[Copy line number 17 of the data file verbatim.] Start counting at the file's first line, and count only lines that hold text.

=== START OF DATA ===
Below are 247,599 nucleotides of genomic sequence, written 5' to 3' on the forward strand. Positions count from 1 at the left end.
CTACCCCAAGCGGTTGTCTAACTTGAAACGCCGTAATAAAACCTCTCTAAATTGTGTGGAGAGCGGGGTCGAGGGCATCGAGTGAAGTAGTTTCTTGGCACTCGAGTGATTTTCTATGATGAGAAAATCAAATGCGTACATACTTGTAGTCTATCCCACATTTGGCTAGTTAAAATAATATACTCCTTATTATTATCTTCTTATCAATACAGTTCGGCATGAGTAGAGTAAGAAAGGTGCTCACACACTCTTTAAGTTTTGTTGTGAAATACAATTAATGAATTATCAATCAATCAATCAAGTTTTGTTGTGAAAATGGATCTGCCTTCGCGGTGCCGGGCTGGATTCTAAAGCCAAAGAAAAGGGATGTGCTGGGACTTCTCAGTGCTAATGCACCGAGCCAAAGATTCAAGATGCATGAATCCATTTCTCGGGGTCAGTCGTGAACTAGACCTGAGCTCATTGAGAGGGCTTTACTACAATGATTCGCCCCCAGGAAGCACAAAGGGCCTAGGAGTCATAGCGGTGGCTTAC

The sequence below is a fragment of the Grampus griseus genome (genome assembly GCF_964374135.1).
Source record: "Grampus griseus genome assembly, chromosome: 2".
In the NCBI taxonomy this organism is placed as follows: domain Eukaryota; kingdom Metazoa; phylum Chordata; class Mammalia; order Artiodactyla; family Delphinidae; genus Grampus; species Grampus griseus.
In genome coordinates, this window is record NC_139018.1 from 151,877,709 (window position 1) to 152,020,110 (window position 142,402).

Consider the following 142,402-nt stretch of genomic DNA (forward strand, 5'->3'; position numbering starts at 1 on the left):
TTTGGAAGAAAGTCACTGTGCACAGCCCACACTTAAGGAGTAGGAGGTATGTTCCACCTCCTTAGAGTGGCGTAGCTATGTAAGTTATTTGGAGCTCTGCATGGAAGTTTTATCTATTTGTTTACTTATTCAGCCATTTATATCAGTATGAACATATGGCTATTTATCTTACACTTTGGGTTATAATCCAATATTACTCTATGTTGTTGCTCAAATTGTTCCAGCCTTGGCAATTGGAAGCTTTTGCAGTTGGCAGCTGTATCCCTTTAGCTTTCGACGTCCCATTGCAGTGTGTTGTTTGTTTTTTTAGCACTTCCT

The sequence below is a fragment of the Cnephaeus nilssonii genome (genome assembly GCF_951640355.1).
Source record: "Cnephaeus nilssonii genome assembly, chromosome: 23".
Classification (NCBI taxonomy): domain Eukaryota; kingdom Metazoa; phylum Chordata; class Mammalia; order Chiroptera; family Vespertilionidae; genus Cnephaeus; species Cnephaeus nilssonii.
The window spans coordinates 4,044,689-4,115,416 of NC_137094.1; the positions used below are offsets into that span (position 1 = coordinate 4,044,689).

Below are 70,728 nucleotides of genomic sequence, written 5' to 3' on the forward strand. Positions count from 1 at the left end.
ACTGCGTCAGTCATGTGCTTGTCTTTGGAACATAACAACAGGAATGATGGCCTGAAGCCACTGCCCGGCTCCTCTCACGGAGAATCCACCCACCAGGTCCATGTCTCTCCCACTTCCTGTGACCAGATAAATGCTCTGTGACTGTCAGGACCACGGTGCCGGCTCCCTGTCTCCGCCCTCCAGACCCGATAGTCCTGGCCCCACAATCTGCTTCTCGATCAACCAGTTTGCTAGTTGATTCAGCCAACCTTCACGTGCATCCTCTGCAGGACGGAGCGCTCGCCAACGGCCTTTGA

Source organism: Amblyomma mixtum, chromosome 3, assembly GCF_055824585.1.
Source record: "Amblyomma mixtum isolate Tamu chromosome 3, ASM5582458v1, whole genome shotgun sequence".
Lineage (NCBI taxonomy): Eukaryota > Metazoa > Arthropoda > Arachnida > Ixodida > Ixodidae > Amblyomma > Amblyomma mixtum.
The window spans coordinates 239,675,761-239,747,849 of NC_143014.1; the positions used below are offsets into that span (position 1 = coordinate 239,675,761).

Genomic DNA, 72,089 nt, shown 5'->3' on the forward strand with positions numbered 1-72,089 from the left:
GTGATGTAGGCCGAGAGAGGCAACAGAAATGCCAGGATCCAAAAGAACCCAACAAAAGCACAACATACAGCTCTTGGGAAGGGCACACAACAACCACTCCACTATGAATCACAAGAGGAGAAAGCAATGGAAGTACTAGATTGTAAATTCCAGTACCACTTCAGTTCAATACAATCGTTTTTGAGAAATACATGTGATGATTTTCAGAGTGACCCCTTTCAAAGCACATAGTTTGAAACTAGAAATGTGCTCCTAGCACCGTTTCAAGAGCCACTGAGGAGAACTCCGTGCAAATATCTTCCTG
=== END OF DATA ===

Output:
Lineage (NCBI taxonomy): Eukaryota > Metazoa > Arthropoda > Arachnida > Ixodida > Ixodidae > Amblyomma > Amblyomma mixtum.